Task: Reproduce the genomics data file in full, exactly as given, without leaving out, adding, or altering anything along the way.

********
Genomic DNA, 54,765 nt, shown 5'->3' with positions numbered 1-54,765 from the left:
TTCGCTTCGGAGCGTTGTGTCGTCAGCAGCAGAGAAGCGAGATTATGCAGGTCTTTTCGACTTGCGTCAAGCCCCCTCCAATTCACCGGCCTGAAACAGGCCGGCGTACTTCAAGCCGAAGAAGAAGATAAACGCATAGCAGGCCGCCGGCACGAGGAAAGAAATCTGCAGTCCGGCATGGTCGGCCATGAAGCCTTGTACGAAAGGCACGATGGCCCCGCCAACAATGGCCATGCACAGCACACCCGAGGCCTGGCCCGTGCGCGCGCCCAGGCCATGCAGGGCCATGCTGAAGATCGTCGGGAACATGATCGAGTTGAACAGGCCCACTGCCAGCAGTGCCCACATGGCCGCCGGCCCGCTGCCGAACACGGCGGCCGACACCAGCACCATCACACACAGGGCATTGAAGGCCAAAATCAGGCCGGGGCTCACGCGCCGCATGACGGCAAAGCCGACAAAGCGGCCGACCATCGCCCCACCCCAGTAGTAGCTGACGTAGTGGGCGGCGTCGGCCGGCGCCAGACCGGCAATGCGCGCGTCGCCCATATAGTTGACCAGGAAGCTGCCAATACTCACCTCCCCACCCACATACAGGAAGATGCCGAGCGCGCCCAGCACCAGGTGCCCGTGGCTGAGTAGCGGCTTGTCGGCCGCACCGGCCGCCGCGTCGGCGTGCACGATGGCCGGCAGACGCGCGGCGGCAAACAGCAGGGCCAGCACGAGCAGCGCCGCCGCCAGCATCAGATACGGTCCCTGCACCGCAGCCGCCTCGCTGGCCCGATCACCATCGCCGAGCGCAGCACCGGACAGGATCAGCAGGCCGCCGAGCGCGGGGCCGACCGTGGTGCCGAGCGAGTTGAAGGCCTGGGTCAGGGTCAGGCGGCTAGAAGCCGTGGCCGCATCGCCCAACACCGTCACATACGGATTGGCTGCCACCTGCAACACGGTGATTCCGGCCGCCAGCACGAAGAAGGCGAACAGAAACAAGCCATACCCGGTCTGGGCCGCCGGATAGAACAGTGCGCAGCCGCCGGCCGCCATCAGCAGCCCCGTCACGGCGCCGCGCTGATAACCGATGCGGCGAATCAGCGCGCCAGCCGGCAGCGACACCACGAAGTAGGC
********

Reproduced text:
Genomic DNA, 54,765 nt, shown 5'->3' with positions numbered 1-54,765 from the left:
TTCGCTTCGGAGCGTTGTGTCGTCAGCAGCAGAGAAGCGAGATTATGCAGGTCTTTTCGACTTGCGTCAAGCCCCCTCCAATTCACCGGCCTGAAACAGGCCGGCGTACTTCAAGCCGAAGAAGAAGATAAACGCATAGCAGGCCGCCGGCACGAGGAAAGAAATCTGCAGTCCGGCATGGTCGGCCATGAAGCCTTGTACGAAAGGCACGATGGCCCCGCCAACAATGGCCATGCACAGCACACCCGAGGCCTGGCCCGTGCGCGCGCCCAGGCCATGCAGGGCCATGCTGAAGATCGTCGGGAACATGATCGAGTTGAACAGGCCCACTGCCAGCAGTGCCCACATGGCCGCCGGCCCGCTGCCGAACACGGCGGCCGACACCAGCACCATCACACACAGGGCATTGAAGGCCAAAATCAGGCCGGGGCTCACGCGCCGCATGACGGCAAAGCCGACAAAGCGGCCGACCATCGCCCCACCCCAGTAGTAGCTGACGTAGTGGGCGGCGTCGGCCGGCGCCAGACCGGCAATGCGCGCGTCGCCCATATAGTTGACCAGGAAGCTGCCAATACTCACCTCCCCACCCACATACAGGAAGATGCCGAGCGCGCCCAGCACCAGGTGCCCGTGGCTGAGTAGCGGCTTGTCGGCCGCACCGGCCGCCGCGTCGGCGTGCACGATGGCCGGCAGACGCGCGGCGGCAAACAGCAGGGCCAGCACGAGCAGCGCCGCCGCCAGCATCAGATACGGTCCCTGCACCGCAGCCGCCTCGCTGGCCCGATCACCATCGCCGAGCGCAGCACCGGACAGGATCAGCAGGCCGCCGAGCGCGGGGCCGACCGTGGTGCCGAGCGAGTTGAAGGCCTGGGTCAGGGTCAGGCGGCTAGAAGCCGTGGCCGCATCGCCCAACACCGTCACATACGGATTGGCTGCCACCTGCAACACGGTGATTCCGGCCGCCAGCACGAAGAAGGCGAACAGAAACAAGCCATACCCGGTCTGGGCCGCCGGATAGAACAGTGCGCAGCCGCCGGCCGCCATCAGCAGCCCCGTCACGGCGCCGCGCTGATAACCGATGCGGCGAATCAGCGCGCCAGCCGGCAGCGACACCACGAAGTAGGC